Can Parkitecture Heal? A Green New Deal Superstudio [M1]

This studio proposes to translate and spatialize the core goals of the Green New Deal into a new park architecture for Great Smoky Mountains National Park (GSMNP), the most visited national park in the United States and a UNESCO International Biosphere Reserve and World Heritage Site.

Often referred to as “America’s best idea,” the U.S. national parks are sites of exemplary ecology and beauty, as well as emotional and physical healing. While these places and their beneficial qualities are intended to be accessible to everyone, the parks continue to struggle with inclusivity and their histories of racism, including displacement of Native peoples and segregation. Today a renewed movement is underway to address these issues and make all visitors feel safe and welcome across race, gender, class, and ability. We will examine this unfolding evolution at GSMNP through researching its history and analyzing its architecture, which includes historic buildings, rustic “parkitecture,” and a modern Brutalist observation tower. The program for the studio will be a base that facilitates and expands the use of the park for everyone and builds on its capacity for healing that is so needed today.

In 1930s America, the economic struggles of the Great Depression combined with environmental devastation to forests and crop land due to logging and mining, bringing suffering to seemingly every aspect of life. The federal government sought to address these intertwined challenges with New Deal programs such as the Civilian Conservation Corps (CCC) and the Works Progress Administration (WPA), which provided jobs related to the conservation and development of natural resources and the construction of public works projects. One of the largest federal work and land restoration programs was carried out in Great Smoky Mountains National Park, a heavily forested portion of the Appalachian Mountains that straddles the border between North Carolina and Tennessee. Here, the New Deal’s economic recovery policies were made visible in the park’s forests, infrastructure, and architecture, providing enduring legacies. In the spirit of that massive federal program, the proposed Green New Deal (2019) sets out to ensure a healthy future for the U.S. by enacting the core goals of decarbonization, jobs, and justice. This studio asks if and how critical and creative design work and construction concepts can help the park evolve to facilitate these contemporary priorities, making it a place that fosters inclusivity and equality in addition to ecology, recreation, and tourism.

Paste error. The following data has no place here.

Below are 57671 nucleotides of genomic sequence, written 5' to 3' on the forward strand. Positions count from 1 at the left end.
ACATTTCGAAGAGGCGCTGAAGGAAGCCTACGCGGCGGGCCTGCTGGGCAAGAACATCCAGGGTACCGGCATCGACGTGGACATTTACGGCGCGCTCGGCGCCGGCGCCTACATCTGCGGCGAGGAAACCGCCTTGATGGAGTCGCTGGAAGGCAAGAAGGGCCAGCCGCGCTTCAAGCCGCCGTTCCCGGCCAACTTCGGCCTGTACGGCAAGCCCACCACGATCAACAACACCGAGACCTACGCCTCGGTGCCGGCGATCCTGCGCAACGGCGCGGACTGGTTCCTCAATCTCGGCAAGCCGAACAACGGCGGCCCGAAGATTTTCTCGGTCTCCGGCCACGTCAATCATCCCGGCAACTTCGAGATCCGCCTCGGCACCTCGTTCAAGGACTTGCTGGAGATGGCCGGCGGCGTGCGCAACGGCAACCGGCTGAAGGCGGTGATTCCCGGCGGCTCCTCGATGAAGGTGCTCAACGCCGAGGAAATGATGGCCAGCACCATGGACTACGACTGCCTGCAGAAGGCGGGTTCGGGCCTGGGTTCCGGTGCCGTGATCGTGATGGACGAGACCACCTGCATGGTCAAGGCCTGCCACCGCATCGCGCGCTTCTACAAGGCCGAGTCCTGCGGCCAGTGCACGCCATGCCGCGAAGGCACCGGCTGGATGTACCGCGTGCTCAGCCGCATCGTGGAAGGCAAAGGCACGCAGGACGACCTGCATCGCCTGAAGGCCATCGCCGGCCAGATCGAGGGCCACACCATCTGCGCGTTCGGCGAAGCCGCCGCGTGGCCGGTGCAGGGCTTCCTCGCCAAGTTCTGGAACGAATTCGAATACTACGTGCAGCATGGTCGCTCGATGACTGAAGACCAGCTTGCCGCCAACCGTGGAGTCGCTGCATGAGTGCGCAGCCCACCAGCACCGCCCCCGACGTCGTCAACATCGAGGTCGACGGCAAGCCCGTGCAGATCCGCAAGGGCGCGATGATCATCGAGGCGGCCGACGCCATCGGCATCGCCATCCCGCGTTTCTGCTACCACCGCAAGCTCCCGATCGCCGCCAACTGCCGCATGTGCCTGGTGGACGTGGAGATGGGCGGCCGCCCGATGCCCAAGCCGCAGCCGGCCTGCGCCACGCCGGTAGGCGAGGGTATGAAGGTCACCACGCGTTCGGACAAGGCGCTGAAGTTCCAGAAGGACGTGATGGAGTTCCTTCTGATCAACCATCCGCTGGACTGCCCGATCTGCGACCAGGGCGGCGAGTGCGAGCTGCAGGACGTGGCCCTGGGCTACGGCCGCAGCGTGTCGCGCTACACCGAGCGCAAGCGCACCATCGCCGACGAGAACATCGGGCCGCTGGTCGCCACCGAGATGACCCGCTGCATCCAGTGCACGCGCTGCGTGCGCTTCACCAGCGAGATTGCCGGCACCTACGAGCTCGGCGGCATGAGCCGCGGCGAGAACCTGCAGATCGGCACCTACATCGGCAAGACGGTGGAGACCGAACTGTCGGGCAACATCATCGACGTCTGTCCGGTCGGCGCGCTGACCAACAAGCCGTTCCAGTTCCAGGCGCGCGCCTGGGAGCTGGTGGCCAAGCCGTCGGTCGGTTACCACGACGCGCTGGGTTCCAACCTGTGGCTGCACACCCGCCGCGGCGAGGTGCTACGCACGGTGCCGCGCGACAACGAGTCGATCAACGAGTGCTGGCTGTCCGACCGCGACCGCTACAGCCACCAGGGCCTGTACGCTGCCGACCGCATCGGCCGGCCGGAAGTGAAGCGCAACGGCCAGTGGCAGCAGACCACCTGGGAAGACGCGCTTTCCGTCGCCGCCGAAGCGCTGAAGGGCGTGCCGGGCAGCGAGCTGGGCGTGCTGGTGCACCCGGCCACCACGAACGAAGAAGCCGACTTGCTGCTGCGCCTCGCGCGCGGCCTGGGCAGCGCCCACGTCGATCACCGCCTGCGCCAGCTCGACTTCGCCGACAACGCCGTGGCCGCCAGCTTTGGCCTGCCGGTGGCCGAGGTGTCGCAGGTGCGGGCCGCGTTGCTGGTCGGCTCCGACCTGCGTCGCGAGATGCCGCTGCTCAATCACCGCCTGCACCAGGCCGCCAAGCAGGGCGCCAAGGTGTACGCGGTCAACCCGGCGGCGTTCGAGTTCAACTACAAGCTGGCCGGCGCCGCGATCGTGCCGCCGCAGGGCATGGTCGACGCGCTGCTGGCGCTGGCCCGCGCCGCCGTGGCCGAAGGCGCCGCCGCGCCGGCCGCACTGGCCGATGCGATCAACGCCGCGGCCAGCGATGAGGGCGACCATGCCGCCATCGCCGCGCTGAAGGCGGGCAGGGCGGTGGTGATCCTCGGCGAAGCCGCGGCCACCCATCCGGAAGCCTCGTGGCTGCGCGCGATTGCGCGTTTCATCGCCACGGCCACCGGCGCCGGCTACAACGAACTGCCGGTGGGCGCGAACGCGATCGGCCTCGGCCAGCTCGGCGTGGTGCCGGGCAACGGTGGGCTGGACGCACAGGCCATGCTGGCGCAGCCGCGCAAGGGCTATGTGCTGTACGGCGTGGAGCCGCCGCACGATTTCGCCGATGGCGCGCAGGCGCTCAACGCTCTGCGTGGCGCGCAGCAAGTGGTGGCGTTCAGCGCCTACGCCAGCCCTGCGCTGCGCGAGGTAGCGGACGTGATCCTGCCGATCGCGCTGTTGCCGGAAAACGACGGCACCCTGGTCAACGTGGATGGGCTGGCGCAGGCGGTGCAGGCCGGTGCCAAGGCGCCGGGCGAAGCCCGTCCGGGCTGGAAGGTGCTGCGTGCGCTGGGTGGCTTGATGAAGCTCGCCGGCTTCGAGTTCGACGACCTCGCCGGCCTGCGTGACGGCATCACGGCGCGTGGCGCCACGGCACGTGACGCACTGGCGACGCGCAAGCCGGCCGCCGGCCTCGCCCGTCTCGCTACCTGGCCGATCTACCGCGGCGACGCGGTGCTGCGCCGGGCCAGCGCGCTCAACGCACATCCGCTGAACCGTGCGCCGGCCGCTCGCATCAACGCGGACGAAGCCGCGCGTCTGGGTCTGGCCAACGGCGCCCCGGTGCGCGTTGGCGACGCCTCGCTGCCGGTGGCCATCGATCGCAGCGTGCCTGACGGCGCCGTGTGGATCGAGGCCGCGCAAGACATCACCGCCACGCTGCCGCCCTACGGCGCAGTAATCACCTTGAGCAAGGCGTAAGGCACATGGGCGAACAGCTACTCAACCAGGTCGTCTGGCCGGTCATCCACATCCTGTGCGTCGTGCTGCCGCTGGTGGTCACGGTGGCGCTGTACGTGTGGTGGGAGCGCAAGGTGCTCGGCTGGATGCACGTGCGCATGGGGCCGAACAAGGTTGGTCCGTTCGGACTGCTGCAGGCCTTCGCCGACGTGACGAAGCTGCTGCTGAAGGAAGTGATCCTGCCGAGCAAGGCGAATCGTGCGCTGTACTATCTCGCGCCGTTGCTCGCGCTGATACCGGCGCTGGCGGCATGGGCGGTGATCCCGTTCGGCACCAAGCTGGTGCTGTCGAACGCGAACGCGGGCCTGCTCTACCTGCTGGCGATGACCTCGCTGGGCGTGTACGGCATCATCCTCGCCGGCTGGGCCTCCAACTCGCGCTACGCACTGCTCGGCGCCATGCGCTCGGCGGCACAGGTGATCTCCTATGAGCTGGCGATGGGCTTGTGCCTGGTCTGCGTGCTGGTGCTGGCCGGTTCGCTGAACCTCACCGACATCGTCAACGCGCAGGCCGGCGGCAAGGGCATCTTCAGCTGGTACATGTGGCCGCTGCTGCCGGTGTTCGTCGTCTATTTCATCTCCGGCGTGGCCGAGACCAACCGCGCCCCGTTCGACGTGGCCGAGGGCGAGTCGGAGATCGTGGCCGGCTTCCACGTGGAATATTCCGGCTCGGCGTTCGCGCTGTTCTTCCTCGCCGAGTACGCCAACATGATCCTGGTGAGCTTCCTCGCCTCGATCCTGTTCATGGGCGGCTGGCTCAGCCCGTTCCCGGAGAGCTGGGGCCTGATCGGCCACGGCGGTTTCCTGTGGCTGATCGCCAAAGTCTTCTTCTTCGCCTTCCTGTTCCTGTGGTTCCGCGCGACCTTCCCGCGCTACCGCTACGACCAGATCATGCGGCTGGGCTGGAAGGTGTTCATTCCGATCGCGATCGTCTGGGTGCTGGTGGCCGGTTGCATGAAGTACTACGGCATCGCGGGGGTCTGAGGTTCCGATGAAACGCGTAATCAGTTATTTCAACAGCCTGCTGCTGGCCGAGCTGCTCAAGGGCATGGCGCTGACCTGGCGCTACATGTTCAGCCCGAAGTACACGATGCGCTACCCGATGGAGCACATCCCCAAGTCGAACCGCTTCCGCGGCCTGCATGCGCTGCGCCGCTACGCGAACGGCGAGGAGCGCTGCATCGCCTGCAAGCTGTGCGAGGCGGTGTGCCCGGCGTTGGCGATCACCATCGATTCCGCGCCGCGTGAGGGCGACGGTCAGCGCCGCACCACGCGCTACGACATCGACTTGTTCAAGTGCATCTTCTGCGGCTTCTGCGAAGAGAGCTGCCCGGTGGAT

The course is offered on Tuesdays and Thursdays, and is open to Architecture and Landscape Architecture students who will work in pairs of their own selection. A specific design and/or research assignment will be given each week, the result of which will advance the design toward the final project. Grading will be based on quality of work and participation. 

Our option studio course will be affiliated with the Green New Deal Superstudio that will take place around the country from Fall 2020 to Spring 2021, culminating in an exhibition and summit in Fall 2021.